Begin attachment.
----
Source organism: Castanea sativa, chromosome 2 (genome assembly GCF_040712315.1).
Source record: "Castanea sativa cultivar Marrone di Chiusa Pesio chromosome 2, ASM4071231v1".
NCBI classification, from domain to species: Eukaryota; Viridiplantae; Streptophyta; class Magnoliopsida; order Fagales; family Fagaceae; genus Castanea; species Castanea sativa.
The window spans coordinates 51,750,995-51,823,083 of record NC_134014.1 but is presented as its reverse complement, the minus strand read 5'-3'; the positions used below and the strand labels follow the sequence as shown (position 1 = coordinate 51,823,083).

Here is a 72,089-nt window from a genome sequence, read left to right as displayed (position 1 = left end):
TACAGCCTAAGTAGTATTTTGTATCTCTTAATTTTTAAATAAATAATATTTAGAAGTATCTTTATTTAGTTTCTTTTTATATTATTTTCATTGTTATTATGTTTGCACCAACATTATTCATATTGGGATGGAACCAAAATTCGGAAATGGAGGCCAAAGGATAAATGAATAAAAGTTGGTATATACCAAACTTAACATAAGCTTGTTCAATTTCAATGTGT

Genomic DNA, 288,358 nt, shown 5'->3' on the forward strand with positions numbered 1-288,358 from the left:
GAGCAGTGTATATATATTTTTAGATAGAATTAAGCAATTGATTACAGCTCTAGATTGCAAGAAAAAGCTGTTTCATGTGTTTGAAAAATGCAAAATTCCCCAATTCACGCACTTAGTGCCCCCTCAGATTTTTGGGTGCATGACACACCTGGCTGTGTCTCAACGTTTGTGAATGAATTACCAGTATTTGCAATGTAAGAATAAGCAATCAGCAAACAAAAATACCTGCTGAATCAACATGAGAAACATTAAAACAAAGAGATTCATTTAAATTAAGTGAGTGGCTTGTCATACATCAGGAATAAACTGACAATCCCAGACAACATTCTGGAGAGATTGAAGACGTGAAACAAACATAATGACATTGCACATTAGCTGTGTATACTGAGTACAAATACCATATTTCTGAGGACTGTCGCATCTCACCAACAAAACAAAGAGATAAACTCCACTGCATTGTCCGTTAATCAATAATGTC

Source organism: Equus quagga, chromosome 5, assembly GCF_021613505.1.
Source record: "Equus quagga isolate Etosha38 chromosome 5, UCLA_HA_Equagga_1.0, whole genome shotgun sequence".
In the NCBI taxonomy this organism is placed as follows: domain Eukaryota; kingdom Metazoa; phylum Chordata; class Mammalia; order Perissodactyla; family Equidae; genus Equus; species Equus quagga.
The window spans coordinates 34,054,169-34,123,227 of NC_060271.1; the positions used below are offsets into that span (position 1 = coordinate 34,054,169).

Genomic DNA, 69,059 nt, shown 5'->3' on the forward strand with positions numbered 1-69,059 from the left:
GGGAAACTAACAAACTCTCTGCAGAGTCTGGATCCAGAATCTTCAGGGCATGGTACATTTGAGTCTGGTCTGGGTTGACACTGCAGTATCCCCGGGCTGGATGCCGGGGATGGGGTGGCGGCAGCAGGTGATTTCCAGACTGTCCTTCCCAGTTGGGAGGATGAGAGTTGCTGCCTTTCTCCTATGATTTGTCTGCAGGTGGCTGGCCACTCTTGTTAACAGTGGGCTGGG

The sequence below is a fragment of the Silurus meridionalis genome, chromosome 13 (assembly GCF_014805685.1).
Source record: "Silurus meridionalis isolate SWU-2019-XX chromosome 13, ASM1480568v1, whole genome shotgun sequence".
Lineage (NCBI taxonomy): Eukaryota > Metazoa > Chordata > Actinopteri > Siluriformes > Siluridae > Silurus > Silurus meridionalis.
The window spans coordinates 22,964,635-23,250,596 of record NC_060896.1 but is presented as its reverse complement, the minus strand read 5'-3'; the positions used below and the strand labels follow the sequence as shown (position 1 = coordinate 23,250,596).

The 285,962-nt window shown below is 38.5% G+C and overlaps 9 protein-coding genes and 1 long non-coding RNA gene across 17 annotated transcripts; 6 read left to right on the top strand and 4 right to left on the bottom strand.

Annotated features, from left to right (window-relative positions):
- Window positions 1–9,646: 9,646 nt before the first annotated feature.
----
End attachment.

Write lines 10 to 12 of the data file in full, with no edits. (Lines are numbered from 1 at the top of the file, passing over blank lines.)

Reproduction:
Source record: "Equus quagga isolate Etosha38 chromosome 5, UCLA_HA_Equagga_1.0, whole genome shotgun sequence".
In the NCBI taxonomy this organism is placed as follows: domain Eukaryota; kingdom Metazoa; phylum Chordata; class Mammalia; order Perissodactyla; family Equidae; genus Equus; species Equus quagga.
The window spans coordinates 34,054,169-34,123,227 of NC_060271.1; the positions used below are offsets into that span (position 1 = coordinate 34,054,169).